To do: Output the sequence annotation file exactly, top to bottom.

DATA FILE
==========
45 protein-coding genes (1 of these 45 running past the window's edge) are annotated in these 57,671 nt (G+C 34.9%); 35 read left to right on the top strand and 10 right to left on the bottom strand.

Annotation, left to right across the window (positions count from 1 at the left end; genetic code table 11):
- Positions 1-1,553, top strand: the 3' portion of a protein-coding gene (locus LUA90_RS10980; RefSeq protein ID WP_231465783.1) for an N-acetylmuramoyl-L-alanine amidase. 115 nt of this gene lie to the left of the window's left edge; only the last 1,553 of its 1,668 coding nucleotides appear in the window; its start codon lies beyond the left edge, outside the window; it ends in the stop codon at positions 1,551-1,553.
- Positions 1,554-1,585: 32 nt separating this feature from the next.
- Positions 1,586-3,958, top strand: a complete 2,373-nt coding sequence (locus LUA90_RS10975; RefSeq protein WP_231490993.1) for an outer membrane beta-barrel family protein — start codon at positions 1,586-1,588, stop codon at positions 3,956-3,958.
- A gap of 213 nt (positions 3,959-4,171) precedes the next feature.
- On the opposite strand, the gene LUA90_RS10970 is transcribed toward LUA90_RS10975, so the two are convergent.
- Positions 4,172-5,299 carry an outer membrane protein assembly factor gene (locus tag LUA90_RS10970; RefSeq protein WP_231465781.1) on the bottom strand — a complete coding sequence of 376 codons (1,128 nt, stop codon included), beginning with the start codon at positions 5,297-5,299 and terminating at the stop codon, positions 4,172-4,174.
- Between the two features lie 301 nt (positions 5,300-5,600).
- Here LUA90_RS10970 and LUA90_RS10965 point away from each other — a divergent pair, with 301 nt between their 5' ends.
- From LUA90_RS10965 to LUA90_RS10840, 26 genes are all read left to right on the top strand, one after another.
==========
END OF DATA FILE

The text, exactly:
45 protein-coding genes (1 of these 45 running past the window's edge) are annotated in these 57,671 nt (G+C 34.9%); 35 read left to right on the top strand and 10 right to left on the bottom strand.

Annotation, left to right across the window (positions count from 1 at the left end; genetic code table 11):
- Positions 1-1,553, top strand: the 3' portion of a protein-coding gene (locus LUA90_RS10980; RefSeq protein ID WP_231465783.1) for an N-acetylmuramoyl-L-alanine amidase. 115 nt of this gene lie to the left of the window's left edge; only the last 1,553 of its 1,668 coding nucleotides appear in the window; its start codon lies beyond the left edge, outside the window; it ends in the stop codon at positions 1,551-1,553.
- Positions 1,554-1,585: 32 nt separating this feature from the next.
- Positions 1,586-3,958, top strand: a complete 2,373-nt coding sequence (locus LUA90_RS10975; RefSeq protein WP_231490993.1) for an outer membrane beta-barrel family protein — start codon at positions 1,586-1,588, stop codon at positions 3,956-3,958.
- A gap of 213 nt (positions 3,959-4,171) precedes the next feature.
- On the opposite strand, the gene LUA90_RS10970 is transcribed toward LUA90_RS10975, so the two are convergent.
- Positions 4,172-5,299 carry an outer membrane protein assembly factor gene (locus tag LUA90_RS10970; RefSeq protein WP_231465781.1) on the bottom strand — a complete coding sequence of 376 codons (1,128 nt, stop codon included), beginning with the start codon at positions 5,297-5,299 and terminating at the stop codon, positions 4,172-4,174.
- Between the two features lie 301 nt (positions 5,300-5,600).
- Here LUA90_RS10970 and LUA90_RS10965 point away from each other — a divergent pair, with 301 nt between their 5' ends.
- From LUA90_RS10965 to LUA90_RS10840, 26 genes are all read left to right on the top strand, one after another.